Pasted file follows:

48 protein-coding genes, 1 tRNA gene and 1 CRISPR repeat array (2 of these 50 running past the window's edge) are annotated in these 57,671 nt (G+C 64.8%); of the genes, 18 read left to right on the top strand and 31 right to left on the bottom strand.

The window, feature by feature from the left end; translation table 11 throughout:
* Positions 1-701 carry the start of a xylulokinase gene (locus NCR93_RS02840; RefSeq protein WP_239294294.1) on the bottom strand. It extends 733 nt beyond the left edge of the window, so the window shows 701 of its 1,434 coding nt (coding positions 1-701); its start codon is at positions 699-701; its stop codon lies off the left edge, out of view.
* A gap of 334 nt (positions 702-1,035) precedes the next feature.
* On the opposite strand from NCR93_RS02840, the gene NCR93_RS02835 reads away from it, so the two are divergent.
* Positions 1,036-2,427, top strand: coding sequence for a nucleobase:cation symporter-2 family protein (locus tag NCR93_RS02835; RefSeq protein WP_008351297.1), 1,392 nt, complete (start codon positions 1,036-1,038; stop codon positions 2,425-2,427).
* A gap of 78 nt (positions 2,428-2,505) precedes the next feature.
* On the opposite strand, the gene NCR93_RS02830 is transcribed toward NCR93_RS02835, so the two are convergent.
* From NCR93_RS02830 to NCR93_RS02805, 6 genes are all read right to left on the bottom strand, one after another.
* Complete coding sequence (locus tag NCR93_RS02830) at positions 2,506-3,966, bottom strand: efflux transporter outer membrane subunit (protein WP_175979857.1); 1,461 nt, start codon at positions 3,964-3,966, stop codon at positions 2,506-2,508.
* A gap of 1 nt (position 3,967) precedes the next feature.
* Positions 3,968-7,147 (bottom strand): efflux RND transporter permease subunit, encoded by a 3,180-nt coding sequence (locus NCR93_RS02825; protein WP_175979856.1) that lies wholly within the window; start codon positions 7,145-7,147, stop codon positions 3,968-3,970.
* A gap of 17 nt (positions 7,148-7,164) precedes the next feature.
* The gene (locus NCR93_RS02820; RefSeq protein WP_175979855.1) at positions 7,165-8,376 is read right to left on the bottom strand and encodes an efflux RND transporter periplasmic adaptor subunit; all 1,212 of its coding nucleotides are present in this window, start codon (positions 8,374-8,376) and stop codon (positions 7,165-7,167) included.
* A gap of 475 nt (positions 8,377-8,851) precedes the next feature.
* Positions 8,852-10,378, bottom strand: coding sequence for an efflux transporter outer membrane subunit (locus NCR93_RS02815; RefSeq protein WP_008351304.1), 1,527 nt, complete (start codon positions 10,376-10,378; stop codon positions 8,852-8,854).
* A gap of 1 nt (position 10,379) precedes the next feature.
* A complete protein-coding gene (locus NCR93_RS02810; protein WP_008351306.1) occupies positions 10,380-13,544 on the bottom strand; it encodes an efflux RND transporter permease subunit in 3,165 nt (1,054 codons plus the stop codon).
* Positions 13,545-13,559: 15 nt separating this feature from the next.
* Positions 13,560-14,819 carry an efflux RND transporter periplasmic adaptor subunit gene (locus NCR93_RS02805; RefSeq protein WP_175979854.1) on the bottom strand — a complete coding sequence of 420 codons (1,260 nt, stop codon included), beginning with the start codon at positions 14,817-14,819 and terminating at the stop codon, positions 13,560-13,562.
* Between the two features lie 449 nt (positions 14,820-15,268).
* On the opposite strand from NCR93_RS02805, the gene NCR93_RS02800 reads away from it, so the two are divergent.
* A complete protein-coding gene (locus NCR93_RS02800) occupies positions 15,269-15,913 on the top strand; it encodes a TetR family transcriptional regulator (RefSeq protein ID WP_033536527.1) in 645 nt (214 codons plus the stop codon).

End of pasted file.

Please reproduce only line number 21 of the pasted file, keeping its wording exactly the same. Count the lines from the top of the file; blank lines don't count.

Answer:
* Between the two features lie 449 nt (positions 14,820-15,268).